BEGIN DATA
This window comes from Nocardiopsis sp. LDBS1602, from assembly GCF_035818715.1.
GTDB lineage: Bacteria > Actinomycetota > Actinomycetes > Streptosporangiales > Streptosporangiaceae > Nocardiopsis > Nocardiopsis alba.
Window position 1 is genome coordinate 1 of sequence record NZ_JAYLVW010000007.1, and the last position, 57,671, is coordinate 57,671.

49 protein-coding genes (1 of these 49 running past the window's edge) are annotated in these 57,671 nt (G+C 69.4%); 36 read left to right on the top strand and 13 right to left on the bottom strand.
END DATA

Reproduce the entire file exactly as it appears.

This window comes from Nocardiopsis sp. LDBS1602, from assembly GCF_035818715.1.
GTDB lineage: Bacteria > Actinomycetota > Actinomycetes > Streptosporangiales > Streptosporangiaceae > Nocardiopsis > Nocardiopsis alba.
Window position 1 is genome coordinate 1 of sequence record NZ_JAYLVW010000007.1, and the last position, 57,671, is coordinate 57,671.

49 protein-coding genes (1 of these 49 running past the window's edge) are annotated in these 57,671 nt (G+C 69.4%); 36 read left to right on the top strand and 13 right to left on the bottom strand.